Recent fires which seem to have been caused by vandals in the area known as Il-Ballut at Marsaxlokk have caused great concern to Nature Trust –FEE Malta. This site houses an important habitat – a Salt March environment and which today holds the status of a Natura 2000 site protected at EU level.
For the last 30 years Nature Trust –FEE Malta has been desperately trying to get the local authorities to act and conserve this site – by action and not just on paper.
Way back in the early 90s the endemic killifish (buzaq) was still found in the salt marsh. However despite various reports to the relevant environment authorities on uncontrolled pollution for nearby pig farms at that time , no action was ever taken and the killifish population in this area all died out.
In the late 80s the site witnessed the dumping of rubble waste from the constriction of the Delimara Power station. Later the dredging of the Marsaxlokk port for the construction of the Freeport continued to change the water currents in the bay so much so that today the area and coastline is being eroded away. Part of the embankment that existed together with parts of the site have been eaten up by coastal erosion. This has also exposed the sensitive part of the habitat to marine litter and debris.
Years of illegal dumping and vandalism followed to the desperation on the environmental NGO despite various calls to the Environment Authorities (then MEPA)
For years and with the support of the Local Council the NGO has been calling for action. NT-FEE Malta feels that with proper management the site can be conserved and turned into an eco tourism attraction for the area offering education and nature to visitors. Furthermore NT-FEE Malta was also proposing that the adjacent beach be upgraded and given the Beach of Quality status for the benefit of the residents of Marsaxlokk. The NGO hopes that once the site is fully conserved the reintroduction of the killifish could occur. NT-FEE is at the moment doing a breeding programme of the killifish with the Malta Aquaculture Centre in Marasaxlokk, and so far results have been positive .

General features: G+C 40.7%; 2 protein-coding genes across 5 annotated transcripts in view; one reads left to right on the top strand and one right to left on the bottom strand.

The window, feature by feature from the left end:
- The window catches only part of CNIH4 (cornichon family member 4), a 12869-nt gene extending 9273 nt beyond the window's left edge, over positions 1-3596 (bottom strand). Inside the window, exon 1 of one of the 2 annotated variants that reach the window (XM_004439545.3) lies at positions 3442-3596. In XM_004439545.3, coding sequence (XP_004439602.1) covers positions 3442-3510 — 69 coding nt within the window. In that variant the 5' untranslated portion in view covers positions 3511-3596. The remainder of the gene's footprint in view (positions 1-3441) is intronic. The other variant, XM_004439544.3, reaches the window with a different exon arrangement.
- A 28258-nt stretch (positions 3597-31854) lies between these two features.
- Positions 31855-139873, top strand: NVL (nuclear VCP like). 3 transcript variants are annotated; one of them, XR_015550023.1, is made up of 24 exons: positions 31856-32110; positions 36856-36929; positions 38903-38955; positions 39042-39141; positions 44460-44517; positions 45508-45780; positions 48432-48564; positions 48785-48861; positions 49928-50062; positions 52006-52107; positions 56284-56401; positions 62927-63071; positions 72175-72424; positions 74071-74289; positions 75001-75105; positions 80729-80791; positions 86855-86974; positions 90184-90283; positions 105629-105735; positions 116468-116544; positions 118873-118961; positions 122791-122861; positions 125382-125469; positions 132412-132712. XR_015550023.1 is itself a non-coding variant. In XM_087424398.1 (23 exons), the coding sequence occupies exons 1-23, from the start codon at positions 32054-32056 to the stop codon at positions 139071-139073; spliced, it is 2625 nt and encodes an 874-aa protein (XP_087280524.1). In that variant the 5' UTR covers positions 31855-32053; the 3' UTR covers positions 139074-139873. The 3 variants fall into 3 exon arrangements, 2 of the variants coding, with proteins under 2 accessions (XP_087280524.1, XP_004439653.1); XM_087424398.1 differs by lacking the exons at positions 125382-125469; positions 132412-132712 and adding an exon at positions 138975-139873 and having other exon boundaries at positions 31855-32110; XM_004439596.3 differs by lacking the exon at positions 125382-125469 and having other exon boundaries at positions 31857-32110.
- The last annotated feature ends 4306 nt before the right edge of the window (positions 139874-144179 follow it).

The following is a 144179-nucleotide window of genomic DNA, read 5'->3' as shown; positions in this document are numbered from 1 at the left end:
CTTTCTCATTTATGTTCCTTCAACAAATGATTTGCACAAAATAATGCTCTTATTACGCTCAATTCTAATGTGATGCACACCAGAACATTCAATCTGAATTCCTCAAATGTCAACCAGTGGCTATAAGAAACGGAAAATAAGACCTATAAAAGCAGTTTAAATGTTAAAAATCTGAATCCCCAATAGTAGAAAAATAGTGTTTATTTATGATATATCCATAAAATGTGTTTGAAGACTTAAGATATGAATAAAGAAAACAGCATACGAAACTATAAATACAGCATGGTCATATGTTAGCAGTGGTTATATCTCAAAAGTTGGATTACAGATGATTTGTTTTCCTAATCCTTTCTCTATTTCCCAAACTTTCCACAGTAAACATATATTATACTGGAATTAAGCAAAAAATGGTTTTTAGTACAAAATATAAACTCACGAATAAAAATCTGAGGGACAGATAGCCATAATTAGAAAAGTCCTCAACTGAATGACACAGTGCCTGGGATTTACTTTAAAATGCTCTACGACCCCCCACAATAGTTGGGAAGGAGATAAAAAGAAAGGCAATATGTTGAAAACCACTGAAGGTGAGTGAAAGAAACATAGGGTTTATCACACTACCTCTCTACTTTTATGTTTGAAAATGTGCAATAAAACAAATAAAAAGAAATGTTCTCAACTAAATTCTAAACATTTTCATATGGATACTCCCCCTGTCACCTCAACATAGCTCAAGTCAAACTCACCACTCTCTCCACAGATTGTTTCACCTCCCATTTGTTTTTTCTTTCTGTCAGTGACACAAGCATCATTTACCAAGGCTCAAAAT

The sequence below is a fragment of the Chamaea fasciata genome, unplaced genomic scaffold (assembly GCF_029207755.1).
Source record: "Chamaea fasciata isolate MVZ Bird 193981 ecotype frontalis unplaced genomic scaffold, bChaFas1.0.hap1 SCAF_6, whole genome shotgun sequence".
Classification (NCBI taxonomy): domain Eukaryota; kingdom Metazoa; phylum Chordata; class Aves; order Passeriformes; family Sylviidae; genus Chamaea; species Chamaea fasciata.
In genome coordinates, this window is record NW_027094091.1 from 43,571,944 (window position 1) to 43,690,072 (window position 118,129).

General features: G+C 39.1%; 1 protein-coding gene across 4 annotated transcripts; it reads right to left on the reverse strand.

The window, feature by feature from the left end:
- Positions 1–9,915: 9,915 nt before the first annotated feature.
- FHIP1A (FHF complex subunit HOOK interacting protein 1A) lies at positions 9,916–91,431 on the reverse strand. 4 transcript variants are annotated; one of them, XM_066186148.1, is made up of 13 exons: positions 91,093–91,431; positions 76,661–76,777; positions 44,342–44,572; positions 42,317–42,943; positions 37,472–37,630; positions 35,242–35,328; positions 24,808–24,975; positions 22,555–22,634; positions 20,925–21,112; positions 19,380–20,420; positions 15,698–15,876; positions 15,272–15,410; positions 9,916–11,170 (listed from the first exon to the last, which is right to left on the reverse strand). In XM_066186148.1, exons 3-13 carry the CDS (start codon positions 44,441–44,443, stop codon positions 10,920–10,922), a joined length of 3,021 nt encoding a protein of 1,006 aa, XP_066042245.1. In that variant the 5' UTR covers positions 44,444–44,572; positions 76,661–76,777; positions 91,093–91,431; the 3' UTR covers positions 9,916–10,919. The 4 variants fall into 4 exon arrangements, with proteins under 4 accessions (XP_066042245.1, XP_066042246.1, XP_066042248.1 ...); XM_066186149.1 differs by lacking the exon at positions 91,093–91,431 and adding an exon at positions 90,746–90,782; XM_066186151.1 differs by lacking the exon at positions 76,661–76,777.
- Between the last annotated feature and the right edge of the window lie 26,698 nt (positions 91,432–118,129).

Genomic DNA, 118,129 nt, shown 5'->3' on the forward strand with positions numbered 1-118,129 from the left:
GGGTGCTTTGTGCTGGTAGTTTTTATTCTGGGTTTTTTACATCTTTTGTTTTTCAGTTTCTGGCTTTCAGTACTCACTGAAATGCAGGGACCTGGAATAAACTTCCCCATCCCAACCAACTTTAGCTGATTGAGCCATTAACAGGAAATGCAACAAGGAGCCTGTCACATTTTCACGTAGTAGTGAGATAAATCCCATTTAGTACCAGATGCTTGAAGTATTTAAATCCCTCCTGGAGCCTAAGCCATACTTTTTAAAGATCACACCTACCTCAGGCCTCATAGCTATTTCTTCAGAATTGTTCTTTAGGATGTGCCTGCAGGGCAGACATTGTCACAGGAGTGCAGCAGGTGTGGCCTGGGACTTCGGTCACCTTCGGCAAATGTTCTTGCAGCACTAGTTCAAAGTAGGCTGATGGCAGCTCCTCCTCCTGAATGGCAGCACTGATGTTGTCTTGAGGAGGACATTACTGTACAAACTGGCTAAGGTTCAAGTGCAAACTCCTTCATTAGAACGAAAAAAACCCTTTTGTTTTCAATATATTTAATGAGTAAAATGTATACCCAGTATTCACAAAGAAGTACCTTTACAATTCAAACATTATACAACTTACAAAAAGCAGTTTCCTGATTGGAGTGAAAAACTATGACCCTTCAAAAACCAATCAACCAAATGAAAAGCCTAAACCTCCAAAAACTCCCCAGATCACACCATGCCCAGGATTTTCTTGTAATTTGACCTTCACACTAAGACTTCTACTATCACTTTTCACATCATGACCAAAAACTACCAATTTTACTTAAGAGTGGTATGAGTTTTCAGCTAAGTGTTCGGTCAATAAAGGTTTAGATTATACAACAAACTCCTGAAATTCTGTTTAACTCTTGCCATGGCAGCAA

The Salta Marsh is also an important habitat in the South of Malta that attracts various migratory birds. So far some 65 species of birds have been recorded visiting the site
Only recently NT-FEE Malta witnessed some actions being planned by the Environment Resource authority to help protected the site. The last fire incident however has shown that very urgent short term actions have to be taken before it is too late. Malta has already lost too much natural areas and it is time we truly protect what is left